Berestia

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For the village in Chernivtsi Oblast, Ukraine, see Berestia, Novoselytsia Raion.
Berestia
Ukrainian: Берестейщина
Province of Kingdom of Galicia–Volhynia
Vlag ontbreekt.svg
 

1080–1320
 

 

Capital Berestia
History
 •  Established 1080
 •  Disestablished 1320

Berestia (Ukrainian: Берестейщина - Belarusian: Бярэсцейшчына), or Land of Berestia is the part of Belarusian, Ukrainian, and Polish ethnic territory, bounded by the Bug River, Pripyat River, Yaselda River, and Narew (Narva) River.

Cities[edit]

Its main cities were Berestia, Bilsk, Dorohychyn, Kobryn, Kamyanyets and Vizna.

Halych–Volyn
2nd half of the 13th century – 1st half of the 14th century
Halych-Volyn in
mid-13th century
Annexations by
Halych-Volyn
(years)
Borders of lands
and regional
principalities
Main trade
routes
Borders of
Ruthenian
Principalities
"Capital cities"
(1230–1240)
(1230–ті)
(1252–1276)
(1280–1320)
(1289–1302)
(1251–1252)
(1254)
Land of


Berestia

Leadership[edit]

Princes of Berestia (Brest)

History[edit]

In 1019 Brest was first mentioned in chronicles as Berestye

The city was founded by the Slavs. As a town, Brest – Berestye in Kievan Rus – was first mentioned in the Primary Chronicle in 1019. It became part of the Grand Duchy of Lithuania, was laid waste by the Mongols in 1241 (see: Mongol invasion of Europe), and was not rebuilt until 1275.

In the second part of the 12th century Berestia became the center of the small feudal duchy called Land of Berestia which was part of Kingdom of Galicia–Volhynia. In 1164 the Lithuanian Duke Skirmunt took Berestia but did not own it for a long time. Attempts in 1179 and 1182 by the Polish High Duke (or King) Kazimierz II to join Berestia to Poland were unsuccessful.

In 1213 the Polish High Duke or King, Leszko occupied Berestia but in 1222 Volhynian Duke Vasilka, who was Prince of Brest 1221-31, gained control of all Berestia. In the beginning of the 13th century the troops of the Polish High Duke (or King) Konrad Mazowiecki occupied the city of Brest but the population of Berestia resisted and the king had to return the city to the Kingdom of Galicia–Volhynia. In the middle of the 13th century the Berestia Land was invaded by the Mongols. Little if any historical information exists about the depredation of Berestia by these invaders, but sources report that Brest was not rebuilt until 1275. The Mongols, somewhat weakened by fighting with the Slavonic Duchies and finding little of the wide pasturage needed for the maintenance of the vast horse herds that were an integral part of their military formations, did not move further into Europe. Brest was besieged by enemies many times; more than once the town was put to the torch, but each time it was reconstructed. To defend their territories from invaders the Slavonic dukes built fortification castles and towers. In the 12th century a castle and a fortification to harbor the trade caravans that passed through Berestia were built in the city. Brest served as a customs port where the merchants paid taxes on the goods they carried. In 1276 the Wolyn Duke (or Prince) Wlodzimierz Vasilkovich (Vladimir Vasilkovich) erected a castle with a high stone tower, or keep, in the city. He also ordered the construction of another tower on the Lyasnaya (also: Liasnaja, Lysna, or Leśna) river in the forests of Bialowierza Puszcza, to defend the northern territories of his duchy. The city of Kamienec (or Kamianiec) soon appeared in the primeval forest near this second tower. The tower in Kamienec still stands today as a witness to these events.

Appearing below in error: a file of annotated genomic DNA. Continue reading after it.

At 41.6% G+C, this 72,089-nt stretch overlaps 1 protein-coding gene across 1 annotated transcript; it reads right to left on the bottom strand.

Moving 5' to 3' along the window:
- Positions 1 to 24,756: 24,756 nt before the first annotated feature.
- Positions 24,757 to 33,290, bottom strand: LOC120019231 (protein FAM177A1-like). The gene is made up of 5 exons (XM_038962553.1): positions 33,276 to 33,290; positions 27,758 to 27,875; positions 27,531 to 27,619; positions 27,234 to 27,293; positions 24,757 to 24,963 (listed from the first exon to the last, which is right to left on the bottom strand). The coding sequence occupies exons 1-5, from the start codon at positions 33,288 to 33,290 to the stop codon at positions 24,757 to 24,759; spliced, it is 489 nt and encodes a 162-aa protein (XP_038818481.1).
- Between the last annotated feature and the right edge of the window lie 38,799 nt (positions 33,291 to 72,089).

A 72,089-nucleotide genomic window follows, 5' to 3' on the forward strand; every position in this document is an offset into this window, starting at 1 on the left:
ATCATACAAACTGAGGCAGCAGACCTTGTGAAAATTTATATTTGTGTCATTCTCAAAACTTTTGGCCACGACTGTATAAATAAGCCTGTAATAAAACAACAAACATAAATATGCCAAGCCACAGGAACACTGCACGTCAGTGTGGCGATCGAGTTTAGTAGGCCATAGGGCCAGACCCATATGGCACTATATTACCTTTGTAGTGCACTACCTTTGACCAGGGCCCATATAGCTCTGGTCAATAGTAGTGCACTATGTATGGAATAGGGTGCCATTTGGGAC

To the North of Berestia, the Lithuanian-Belarusian state known as the Grand Duchy of Lithuania was emerging. This state appeared on the territories of Baltic tribes half-assimilated with Slavs. The rulers of Lithuania managed to escape subjugation to the neighboring Russian Kniazes (Princes or Dukes), and thus the Grand Duchy continued growing and getting stronger. Beginning with the end of the 12th century the Lithuanian territories were attacked by Crusaders (specifically, the Teutonic Knights), who wanted to subdue both the Baltic and the Russian territories. To resist the Crusaders' threat, a peace treaty between Russian and Lithuanian dukes was signed in 1219.[1]

From 1080 to 1150 the land belonged to the Principality of Turov and Pinsk (Turiv-Pynske) {Turów, Pinsk}, later to the Kingdom of Galicia–Volhynia, and after 1320 to the Grand Duchy of Lithuania as part of the Trakai Voivodeship. From 1569 to 1795 it constituted the Podlaskie Voivodeship and Brest Litovsk Voivodeship of the Polish-Lithuanian Commonwealth. After the third partition of the Commonwealth (1795), the territory was annexed to the Russian Empire.

References[edit]

  1. ^ Butkevičienė, Birutė; Vytautas Gricius (July 2003). "Mindaugas — Lietuvos karalius". Mokslas ir gyvenimas (in Lithuanian). 7 (547). Retrieved 2007-05-30.